Dr. Brad Nelson described how the $250,000 donation will be used for a 15-year plan to reduce ovarian cancer by 50 per cent. (Keili Bartlett / News staff)

B.C. woman donates $250,000 to ovarian cancer research for friends

Two of Patty Pitts’s friends passed away from the disease within a year

A new clinical trial to treat ovarian cancer is nearly ready to begin in Victoria after one woman donated $250,000.

Before two of her friends were diagnosed with the disease, Patricia Pitts told the crowd gathered in the BC Cancer Agency on Sept. 25 that she didn’t know much about ovarian cancer.

“I didn’t know that survival rates for ovarian cancer hadn’t improved for decades. I didn’t know how difficult it was to identify the symptoms. I didn’t know the awful and life-altering side effects of the disease and its treatments,” Pitts said.

She supported both Carole Lalonde and Marlene Palmer during their treatment, offering her time and friendship.

“Anyone who’s had to witness a loved one wrestle with cancer knows how difficult it is and how helpless it makes you feel,” Pitts said during her announcement.

So she decided to offer financial support as well. When her late aunt passed away last year, Pitts was left with an inheritance. The two women had agreed that a significant portion would be used to establish a research fund in honour of their friends. Lalonde had hoped to make it to the event announcing the donation, but passed away on Aug. 21. Palmer passed away last December.

“I hope it will attract other donations so it grows to the point where [it can] make a big difference in the very expensive research required to offer more hope to women with ovarian cancer,” Pitts said.

READ MORE: Theft of wigs for kids who have cancer is ‘heartbreaking’: shop manager

In Canada, a woman is diagnosed with ovarian cancer every three and a half hours. Because of the disease’s ambiguous symptoms and often late diagnosis, 50 per cent of the women who are diagnosed die within five years. BC Cancer’s new Ovarian Cancer Research Program (OVCARE) hopes to reduce deaths from reproductive cancers by 50 per cent in the next 15 years.

“Today she’s turning that grief into good news for ovarian cancer patients in B.C. and around the world,” Dr. Brad Nelson said, adding that Pitts’s donation is critical to their research.

Nelson, a director at the BC Cancer Deeley Research Centre in Victoria, will be leading the immunotherapy team’s new clinical trial. He said their initial focus will be on prevention, specifically educating people about risk-preventing surgery of removing the ovaries. Then Nelson’s team will work on treatment by developing new trials.

“By combining better prevention, better treatments, that’s how we’re going to reach our 50 per cent goal,” Nelson said.

Funds like Pitts’s donation help go towards the expensive study and trial process. Of her donation, Nelson said the gift was “humanity at its best,” as she is now helping many more women who have been and will be diagnosed with the disease.

“Over the past year, I’ve learned how life can change in an instant,” Pitts said. “We need to embrace life while we can and do whatever means are available to us to improve it for others.”

READ AND WATCH MORE: Oak Bay paddle raises funds for kids with cancer

keili.bartlett@blackpress.ca


Like us on Facebook and follow us on Twitter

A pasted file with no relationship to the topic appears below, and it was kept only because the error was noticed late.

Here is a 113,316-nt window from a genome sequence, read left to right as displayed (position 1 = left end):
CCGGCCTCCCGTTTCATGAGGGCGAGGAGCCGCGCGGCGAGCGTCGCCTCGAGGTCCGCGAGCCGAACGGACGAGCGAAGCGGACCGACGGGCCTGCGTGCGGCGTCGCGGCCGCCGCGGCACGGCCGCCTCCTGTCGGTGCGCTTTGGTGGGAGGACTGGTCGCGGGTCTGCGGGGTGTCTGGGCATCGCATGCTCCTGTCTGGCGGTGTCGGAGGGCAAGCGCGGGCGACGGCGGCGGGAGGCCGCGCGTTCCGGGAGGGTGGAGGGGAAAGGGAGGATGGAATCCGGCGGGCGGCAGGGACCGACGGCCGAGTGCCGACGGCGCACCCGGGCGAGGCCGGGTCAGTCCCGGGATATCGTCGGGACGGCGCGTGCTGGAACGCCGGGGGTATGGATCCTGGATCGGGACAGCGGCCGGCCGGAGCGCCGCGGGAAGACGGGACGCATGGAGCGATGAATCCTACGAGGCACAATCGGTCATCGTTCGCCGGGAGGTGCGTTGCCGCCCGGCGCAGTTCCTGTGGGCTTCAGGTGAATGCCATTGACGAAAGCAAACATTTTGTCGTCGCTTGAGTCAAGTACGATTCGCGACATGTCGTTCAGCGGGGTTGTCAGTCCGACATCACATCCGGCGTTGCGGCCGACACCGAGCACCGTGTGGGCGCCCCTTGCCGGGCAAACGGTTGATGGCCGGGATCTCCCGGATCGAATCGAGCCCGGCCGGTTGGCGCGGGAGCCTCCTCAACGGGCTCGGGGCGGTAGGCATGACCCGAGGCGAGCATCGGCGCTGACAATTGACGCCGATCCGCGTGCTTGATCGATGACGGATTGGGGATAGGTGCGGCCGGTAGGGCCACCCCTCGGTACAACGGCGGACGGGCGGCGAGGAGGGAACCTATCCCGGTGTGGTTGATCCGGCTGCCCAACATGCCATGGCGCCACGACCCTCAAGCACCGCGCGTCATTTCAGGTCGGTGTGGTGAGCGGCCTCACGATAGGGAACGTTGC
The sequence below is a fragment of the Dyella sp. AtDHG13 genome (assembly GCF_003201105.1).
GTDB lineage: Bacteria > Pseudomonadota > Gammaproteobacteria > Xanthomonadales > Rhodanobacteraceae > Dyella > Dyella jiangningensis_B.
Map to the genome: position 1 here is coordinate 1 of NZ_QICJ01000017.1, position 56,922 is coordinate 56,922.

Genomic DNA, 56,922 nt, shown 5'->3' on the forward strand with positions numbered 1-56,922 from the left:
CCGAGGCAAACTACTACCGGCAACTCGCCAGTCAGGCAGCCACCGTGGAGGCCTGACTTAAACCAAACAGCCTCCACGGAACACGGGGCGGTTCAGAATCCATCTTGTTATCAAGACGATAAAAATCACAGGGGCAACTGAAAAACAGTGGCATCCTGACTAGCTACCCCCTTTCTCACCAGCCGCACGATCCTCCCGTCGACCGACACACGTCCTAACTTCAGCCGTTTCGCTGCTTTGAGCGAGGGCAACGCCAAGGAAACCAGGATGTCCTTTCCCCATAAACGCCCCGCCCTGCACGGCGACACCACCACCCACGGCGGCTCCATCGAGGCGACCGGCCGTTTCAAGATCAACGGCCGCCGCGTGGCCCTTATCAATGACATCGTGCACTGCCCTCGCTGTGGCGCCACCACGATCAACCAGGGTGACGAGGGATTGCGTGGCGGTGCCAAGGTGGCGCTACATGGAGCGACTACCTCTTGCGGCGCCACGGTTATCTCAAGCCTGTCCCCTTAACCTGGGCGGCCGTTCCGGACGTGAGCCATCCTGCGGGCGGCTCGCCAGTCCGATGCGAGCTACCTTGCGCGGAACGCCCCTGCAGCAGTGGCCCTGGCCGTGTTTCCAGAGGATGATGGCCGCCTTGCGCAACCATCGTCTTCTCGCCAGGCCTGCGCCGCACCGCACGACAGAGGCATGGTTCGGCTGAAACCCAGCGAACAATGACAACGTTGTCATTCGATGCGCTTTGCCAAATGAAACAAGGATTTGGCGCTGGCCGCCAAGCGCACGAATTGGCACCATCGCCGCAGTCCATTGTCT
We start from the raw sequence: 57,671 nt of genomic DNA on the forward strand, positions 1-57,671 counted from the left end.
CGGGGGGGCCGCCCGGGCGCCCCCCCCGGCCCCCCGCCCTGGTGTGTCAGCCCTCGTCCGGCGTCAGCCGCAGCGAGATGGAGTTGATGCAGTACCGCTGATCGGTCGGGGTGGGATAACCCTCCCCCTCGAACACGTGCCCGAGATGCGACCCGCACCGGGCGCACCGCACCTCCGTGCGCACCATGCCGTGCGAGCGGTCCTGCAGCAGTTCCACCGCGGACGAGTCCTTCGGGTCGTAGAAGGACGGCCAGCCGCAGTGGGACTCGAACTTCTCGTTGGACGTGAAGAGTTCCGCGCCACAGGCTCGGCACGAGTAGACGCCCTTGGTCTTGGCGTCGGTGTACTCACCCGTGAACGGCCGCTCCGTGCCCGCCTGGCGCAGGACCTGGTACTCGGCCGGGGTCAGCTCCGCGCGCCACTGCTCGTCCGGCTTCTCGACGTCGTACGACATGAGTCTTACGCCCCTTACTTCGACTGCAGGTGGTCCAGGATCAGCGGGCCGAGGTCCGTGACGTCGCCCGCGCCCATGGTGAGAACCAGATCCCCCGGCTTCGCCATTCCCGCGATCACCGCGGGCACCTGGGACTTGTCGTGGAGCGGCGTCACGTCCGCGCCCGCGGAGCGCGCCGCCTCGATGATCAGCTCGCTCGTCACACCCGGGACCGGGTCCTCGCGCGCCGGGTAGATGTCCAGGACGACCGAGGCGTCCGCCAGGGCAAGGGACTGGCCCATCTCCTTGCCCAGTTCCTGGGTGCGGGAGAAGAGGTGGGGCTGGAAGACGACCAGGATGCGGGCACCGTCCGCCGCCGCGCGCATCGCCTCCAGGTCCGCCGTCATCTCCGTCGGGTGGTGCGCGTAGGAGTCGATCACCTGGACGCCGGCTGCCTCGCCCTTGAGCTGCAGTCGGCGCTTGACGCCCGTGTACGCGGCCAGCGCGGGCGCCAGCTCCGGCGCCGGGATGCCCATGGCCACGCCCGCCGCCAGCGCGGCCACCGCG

Dr. Andrew Atwell, Patricia Pitts and Dr. Brad Nelson announced the $250,000 donation that began BC Cancer’s Ovarian Cancer Research Program (OVCARE) on Sept . 25. (Keili Bartlett / News staff)

Patricia Pitts donated $250,000 to BC Cancer for ovarian cancer research after two close friends died in the last year. (Keili Bartlett / News staff)

Just Posted

Island pickleball players perfectly prepared

Top-notch action at Fuller Lake Park in singles, doubles and mixed doubles

Dormant Chemainus Foods building soon to be revived

Market expected to bring new life to the downtown core

Ladysmith Arts Council leads effort to establish Vancouver Island as an arts powerhouse

Terry O’Reilly will be the keynote speaker during an interactive live webcast on August 8 at 6pm

Oyster Bay Microtel solidifies reputation as a Vancouver Island destination

The Microtel is focused on continuing to build their reputation over the summer

Charity the name of the game for Crofton slo-pitch tournament participants

Crofton Fire Department event benefits three recipients

VIDEO: B.C. MLA Michelle Stilwell takes first steps in nearly 30 years

‘It actually felt like walking. It’s been 27 years… but it felt realistic to me’

Taekwondo instructor, 21, identified as B.C. bat rabies victim

Nick Major, 21, an instructor at Cascadia Martial Arts in Parksville

Science expedition to Canada’s largest underwater volcano departs Vancouver Island

Crews prepared for a two-week research mission to the Explorer Seamount

B.C. shipyard to get one-third of $1.5 billion frigate-repair contract

The federal government has promised to invest $7.5 billion to maintain the 12 frigates

Anglican Church to review governance structure after same-sex marriage change fails

Some say the current system to change doctrine gives too much voting power to a smaller class of bishops

B.C. adding fast-charge stations for electric highway trips

Okanagan, Vancouver Island, Kootenay stations ready for use

15-year-old with imitation gun caused ‘dynamic’ scene at Nanaimo mall

No one was harmed in Monday’s incident, say Nanaimo RCMP

Worried about bats? Here’s what to do if you come across one in B.C.

Bat expert with the BC Community Bat Program urges caution around the small creatures

Vancouver Island mom says she will go to court overseas to try to get daughter back

Tasha Brown says her estranged wife abducted their daughter Kaydance Etchells in 2016

Most Read